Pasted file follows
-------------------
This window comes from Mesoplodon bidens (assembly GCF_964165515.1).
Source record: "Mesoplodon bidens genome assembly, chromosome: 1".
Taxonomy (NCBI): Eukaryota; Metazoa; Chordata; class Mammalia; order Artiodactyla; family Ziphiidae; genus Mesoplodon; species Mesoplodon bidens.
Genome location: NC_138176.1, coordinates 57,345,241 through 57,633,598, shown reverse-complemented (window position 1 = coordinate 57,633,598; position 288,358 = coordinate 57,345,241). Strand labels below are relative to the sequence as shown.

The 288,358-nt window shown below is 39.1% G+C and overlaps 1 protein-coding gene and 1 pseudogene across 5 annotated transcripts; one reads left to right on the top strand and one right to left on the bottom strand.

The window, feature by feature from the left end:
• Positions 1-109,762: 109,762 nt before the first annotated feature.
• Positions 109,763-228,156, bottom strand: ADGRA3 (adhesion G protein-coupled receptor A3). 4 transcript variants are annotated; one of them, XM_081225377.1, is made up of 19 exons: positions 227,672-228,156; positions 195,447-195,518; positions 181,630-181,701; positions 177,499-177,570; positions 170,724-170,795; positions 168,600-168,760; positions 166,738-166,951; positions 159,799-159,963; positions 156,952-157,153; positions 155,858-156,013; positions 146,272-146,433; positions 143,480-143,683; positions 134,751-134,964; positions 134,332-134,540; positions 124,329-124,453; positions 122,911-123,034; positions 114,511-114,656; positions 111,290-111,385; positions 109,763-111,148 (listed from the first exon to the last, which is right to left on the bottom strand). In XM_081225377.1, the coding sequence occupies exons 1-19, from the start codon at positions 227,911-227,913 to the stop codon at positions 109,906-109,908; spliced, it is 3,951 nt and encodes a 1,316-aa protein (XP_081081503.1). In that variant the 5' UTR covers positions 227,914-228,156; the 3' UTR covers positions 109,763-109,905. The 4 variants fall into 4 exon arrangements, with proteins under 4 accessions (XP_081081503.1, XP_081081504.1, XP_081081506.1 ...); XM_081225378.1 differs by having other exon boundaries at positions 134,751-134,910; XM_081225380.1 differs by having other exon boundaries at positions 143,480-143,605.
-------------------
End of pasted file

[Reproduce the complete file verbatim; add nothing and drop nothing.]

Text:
This window comes from Mesoplodon bidens (assembly GCF_964165515.1).
Source record: "Mesoplodon bidens genome assembly, chromosome: 1".
Taxonomy (NCBI): Eukaryota; Metazoa; Chordata; class Mammalia; order Artiodactyla; family Ziphiidae; genus Mesoplodon; species Mesoplodon bidens.
Genome location: NC_138176.1, coordinates 57,345,241 through 57,633,598, shown reverse-complemented (window position 1 = coordinate 57,633,598; position 288,358 = coordinate 57,345,241). Strand labels below are relative to the sequence as shown.

The 288,358-nt window shown below is 39.1% G+C and overlaps 1 protein-coding gene and 1 pseudogene across 5 annotated transcripts; one reads left to right on the top strand and one right to left on the bottom strand.

The window, feature by feature from the left end:
• Positions 1-109,762: 109,762 nt before the first annotated feature.
• Positions 109,763-228,156, bottom strand: ADGRA3 (adhesion G protein-coupled receptor A3). 4 transcript variants are annotated; one of them, XM_081225377.1, is made up of 19 exons: positions 227,672-228,156; positions 195,447-195,518; positions 181,630-181,701; positions 177,499-177,570; positions 170,724-170,795; positions 168,600-168,760; positions 166,738-166,951; positions 159,799-159,963; positions 156,952-157,153; positions 155,858-156,013; positions 146,272-146,433; positions 143,480-143,683; positions 134,751-134,964; positions 134,332-134,540; positions 124,329-124,453; positions 122,911-123,034; positions 114,511-114,656; positions 111,290-111,385; positions 109,763-111,148 (listed from the first exon to the last, which is right to left on the bottom strand). In XM_081225377.1, the coding sequence occupies exons 1-19, from the start codon at positions 227,911-227,913 to the stop codon at positions 109,906-109,908; spliced, it is 3,951 nt and encodes a 1,316-aa protein (XP_081081503.1). In that variant the 5' UTR covers positions 227,914-228,156; the 3' UTR covers positions 109,763-109,905. The 4 variants fall into 4 exon arrangements, with proteins under 4 accessions (XP_081081503.1, XP_081081504.1, XP_081081506.1 ...); XM_081225378.1 differs by having other exon boundaries at positions 134,751-134,910; XM_081225380.1 differs by having other exon boundaries at positions 143,480-143,605.